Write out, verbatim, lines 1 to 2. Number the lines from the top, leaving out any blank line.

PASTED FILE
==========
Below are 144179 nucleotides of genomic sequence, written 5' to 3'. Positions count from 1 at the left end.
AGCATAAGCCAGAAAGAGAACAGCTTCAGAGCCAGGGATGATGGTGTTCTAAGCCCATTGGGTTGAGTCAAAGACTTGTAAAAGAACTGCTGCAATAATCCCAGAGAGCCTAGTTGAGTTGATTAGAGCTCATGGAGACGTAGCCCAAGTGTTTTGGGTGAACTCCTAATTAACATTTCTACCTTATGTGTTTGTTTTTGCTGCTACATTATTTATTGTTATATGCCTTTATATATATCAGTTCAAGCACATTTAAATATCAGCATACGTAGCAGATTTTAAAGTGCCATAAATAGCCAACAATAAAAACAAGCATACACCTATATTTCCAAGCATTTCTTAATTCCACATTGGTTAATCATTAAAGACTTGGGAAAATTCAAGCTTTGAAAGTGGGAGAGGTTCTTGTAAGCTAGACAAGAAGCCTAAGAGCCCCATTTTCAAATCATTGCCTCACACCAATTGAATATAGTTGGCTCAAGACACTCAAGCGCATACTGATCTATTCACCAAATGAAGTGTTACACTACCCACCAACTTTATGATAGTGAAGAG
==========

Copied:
Below are 144179 nucleotides of genomic sequence, written 5' to 3'. Positions count from 1 at the left end.
AGCATAAGCCAGAAAGAGAACAGCTTCAGAGCCAGGGATGATGGTGTTCTAAGCCCATTGGGTTGAGTCAAAGACTTGTAAAAGAACTGCTGCAATAATCCCAGAGAGCCTAGTTGAGTTGATTAGAGCTCATGGAGACGTAGCCCAAGTGTTTTGGGTGAACTCCTAATTAACATTTCTACCTTATGTGTTTGTTTTTGCTGCTACATTATTTATTGTTATATGCCTTTATATATATCAGTTCAAGCACATTTAAATATCAGCATACGTAGCAGATTTTAAAGTGCCATAAATAGCCAACAATAAAAACAAGCATACACCTATATTTCCAAGCATTTCTTAATTCCACATTGGTTAATCATTAAAGACTTGGGAAAATTCAAGCTTTGAAAGTGGGAGAGGTTCTTGTAAGCTAGACAAGAAGCCTAAGAGCCCCATTTTCAAATCATTGCCTCACACCAATTGAATATAGTTGGCTCAAGACACTCAAGCGCATACTGATCTATTCACCAAATGAAGTGTTACACTACCCACCAACTTTATGATAGTGAAGAG